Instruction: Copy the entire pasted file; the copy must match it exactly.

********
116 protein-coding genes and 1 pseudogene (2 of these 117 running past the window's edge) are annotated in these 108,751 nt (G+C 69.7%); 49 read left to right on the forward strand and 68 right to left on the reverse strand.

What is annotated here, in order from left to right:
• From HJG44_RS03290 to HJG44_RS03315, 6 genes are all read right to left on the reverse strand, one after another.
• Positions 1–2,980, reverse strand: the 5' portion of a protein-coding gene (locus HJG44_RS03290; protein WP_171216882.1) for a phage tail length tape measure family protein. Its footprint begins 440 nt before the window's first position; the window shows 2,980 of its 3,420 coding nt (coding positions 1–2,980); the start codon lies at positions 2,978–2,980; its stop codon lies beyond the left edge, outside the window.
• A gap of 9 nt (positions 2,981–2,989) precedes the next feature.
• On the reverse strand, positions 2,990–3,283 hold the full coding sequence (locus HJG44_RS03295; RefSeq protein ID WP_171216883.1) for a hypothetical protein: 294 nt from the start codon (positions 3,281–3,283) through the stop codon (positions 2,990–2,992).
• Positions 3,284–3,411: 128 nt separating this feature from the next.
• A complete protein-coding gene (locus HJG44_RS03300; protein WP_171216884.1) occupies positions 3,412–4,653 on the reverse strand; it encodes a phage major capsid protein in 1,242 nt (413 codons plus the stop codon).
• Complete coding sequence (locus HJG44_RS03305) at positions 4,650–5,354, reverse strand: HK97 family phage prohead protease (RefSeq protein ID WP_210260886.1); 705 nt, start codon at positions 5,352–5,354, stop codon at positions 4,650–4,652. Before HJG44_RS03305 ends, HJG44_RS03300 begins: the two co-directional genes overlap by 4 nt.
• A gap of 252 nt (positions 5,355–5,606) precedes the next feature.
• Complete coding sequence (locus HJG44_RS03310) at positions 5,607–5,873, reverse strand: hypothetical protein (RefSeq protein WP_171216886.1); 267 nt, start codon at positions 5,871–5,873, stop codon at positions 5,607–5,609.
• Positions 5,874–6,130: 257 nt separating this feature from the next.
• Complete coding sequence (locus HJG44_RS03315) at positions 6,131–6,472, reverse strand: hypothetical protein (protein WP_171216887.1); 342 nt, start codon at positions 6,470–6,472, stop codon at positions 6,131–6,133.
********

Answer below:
116 protein-coding genes and 1 pseudogene (2 of these 117 running past the window's edge) are annotated in these 108,751 nt (G+C 69.7%); 49 read left to right on the forward strand and 68 right to left on the reverse strand.

What is annotated here, in order from left to right:
• From HJG44_RS03290 to HJG44_RS03315, 6 genes are all read right to left on the reverse strand, one after another.
• Positions 1–2,980, reverse strand: the 5' portion of a protein-coding gene (locus HJG44_RS03290; protein WP_171216882.1) for a phage tail length tape measure family protein. Its footprint begins 440 nt before the window's first position; the window shows 2,980 of its 3,420 coding nt (coding positions 1–2,980); the start codon lies at positions 2,978–2,980; its stop codon lies beyond the left edge, outside the window.
• A gap of 9 nt (positions 2,981–2,989) precedes the next feature.
• On the reverse strand, positions 2,990–3,283 hold the full coding sequence (locus HJG44_RS03295; RefSeq protein ID WP_171216883.1) for a hypothetical protein: 294 nt from the start codon (positions 3,281–3,283) through the stop codon (positions 2,990–2,992).
• Positions 3,284–3,411: 128 nt separating this feature from the next.
• A complete protein-coding gene (locus HJG44_RS03300; protein WP_171216884.1) occupies positions 3,412–4,653 on the reverse strand; it encodes a phage major capsid protein in 1,242 nt (413 codons plus the stop codon).
• Complete coding sequence (locus HJG44_RS03305) at positions 4,650–5,354, reverse strand: HK97 family phage prohead protease (RefSeq protein ID WP_210260886.1); 705 nt, start codon at positions 5,352–5,354, stop codon at positions 4,650–4,652. Before HJG44_RS03305 ends, HJG44_RS03300 begins: the two co-directional genes overlap by 4 nt.
• A gap of 252 nt (positions 5,355–5,606) precedes the next feature.
• Complete coding sequence (locus HJG44_RS03310) at positions 5,607–5,873, reverse strand: hypothetical protein (RefSeq protein WP_171216886.1); 267 nt, start codon at positions 5,871–5,873, stop codon at positions 5,607–5,609.
• Positions 5,874–6,130: 257 nt separating this feature from the next.
• Complete coding sequence (locus HJG44_RS03315) at positions 6,131–6,472, reverse strand: hypothetical protein (protein WP_171216887.1); 342 nt, start codon at positions 6,470–6,472, stop codon at positions 6,131–6,133.